Bruce Sutter, who passed away today at sixty-nine years of age, is something of an anomaly among St. Louis Cardinals players whose numbers have been retired by the club. Setting aside the fairly necessary caveat that his uniform number of 42 was already retired when the Cardinals officially honored Sutter in 2006, via the MLB-wide retiring of Jackie Robinson’s number in 1997 (though honoring Sutter was consistent with the club’s tradition of retiring the numbers of players who enter Cooperstown with a Cardinals hat on their plaque), Sutter spent by far less time on the Cardinals–four seasons–than any of the other honorees. But Bruce Sutter was nothing if not a breaker of the mold, in ways far more meaningful to baseball than St. Louis Cardinals number retirement trivia.
Bruce Sutter was the first pitcher inducted to the Baseball Hall of Fame without having ever started a Major League game–to this date, only one other pitcher, Trevor Hoffman, has joined him. Most of the esteemed relief pitchers in baseball history started off as starting pitchers–Dennis Eckersley was on a Hall of Fame track into his thirties as a committed starting pitcher, Hoyt Wilhelm and Rich Gossage had full seasons as starting pitchers on their resumes, and Rollie Fingers, Lee Smith, and Mariano Rivera each made their share of starts as well. Bruce Sutter began and ended his career as a relief pitcher, and given this context, it should be unsurprising that his 1,042 innings as a Major League pitcher are the fewest of any Cooperstown inductee.
Despite entering the Hall of Fame as a Cardinal, it was the Chicago Cubs with whom Sutter began his career, reached his highest individual peaks, and pitched the most. Although originally drafted in the 21st round of the 1970 MLB Draft by the Washington Senators, he opted instead to attend Old Dominion University and signed with the Cubs in 1971 as an amateur free agent. After arm surgery at age 19 rendered him ineffective on the mound, Sutter adopted his pitching trademark–a wicked split-finger fastball that looked like it was coming from an alien when a batter didn’t have a chance to adjust to seeing it, a thing which rarely happened given Sutter’s short inning usage. Sutter joined the Cubs in 1976 and was immediately effective, and notably, early managers Jim Marshall and Herman Franks were quite content with what they had–an effective shutdown closer, a decade before Tony LaRussa and his disciplines turned the role into a position of its own in baseball parlance–rather than trying to push the envelope and convert Sutter to the starting rotation.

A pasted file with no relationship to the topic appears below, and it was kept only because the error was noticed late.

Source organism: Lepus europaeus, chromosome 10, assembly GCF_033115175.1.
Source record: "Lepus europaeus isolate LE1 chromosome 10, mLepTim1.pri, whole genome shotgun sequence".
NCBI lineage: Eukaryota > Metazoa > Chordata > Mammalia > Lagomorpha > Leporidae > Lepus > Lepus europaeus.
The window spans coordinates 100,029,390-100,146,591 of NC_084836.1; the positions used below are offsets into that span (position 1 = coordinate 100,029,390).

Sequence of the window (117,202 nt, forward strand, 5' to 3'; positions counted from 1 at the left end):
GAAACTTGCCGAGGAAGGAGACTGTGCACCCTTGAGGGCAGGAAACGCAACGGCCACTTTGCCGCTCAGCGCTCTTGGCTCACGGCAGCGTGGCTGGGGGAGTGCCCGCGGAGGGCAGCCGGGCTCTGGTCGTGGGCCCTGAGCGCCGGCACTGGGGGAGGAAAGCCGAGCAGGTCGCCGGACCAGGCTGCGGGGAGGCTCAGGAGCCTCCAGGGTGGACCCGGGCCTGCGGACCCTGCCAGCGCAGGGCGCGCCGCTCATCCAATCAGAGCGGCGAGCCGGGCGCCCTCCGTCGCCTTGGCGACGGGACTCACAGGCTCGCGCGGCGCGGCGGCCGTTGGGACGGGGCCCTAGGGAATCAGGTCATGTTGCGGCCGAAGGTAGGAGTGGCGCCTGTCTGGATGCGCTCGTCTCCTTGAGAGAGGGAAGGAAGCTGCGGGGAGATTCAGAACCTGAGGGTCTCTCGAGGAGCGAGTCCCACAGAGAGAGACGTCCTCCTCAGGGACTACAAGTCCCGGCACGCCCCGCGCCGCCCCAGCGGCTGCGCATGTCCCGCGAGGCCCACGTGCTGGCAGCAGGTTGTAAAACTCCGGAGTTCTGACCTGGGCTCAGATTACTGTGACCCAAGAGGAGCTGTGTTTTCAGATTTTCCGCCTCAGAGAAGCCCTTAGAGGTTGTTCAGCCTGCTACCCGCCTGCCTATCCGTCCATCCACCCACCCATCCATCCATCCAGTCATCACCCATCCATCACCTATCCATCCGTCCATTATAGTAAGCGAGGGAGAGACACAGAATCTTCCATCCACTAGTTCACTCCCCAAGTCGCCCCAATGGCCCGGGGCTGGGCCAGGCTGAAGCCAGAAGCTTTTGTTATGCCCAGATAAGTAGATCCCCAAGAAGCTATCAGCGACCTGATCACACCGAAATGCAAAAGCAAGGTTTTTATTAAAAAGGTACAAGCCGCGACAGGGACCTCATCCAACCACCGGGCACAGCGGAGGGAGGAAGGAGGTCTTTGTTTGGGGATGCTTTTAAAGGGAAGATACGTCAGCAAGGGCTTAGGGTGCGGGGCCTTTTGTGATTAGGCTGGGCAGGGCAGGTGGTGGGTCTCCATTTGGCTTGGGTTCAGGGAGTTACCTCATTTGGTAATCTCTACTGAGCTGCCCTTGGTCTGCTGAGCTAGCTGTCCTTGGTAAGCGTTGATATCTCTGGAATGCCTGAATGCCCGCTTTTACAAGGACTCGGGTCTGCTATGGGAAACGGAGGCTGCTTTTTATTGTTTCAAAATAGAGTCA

Could Bruce Sutter have succeeded as a starter? Maybe. But it was as a closer that he thrived. In his final two seasons as the Cubs’ closer, Sutter led the National League in saves each year. His peak came in 1979, when his 37 saves and 2.22 ERA, along with a 1.89 FIP, earned Sutter the National League Cy Young Award. Although modern sabermetricians tend to scoff at the notion of giving the award of the league’s best pitcher to a reliever, he actually finished the season with more Wins Above Replacement than runner-up Joe Niekro despite throwing 162 1/3 fewer innings. Two years prior, Sutter had out-WARed Steve Carlton, who took home the award.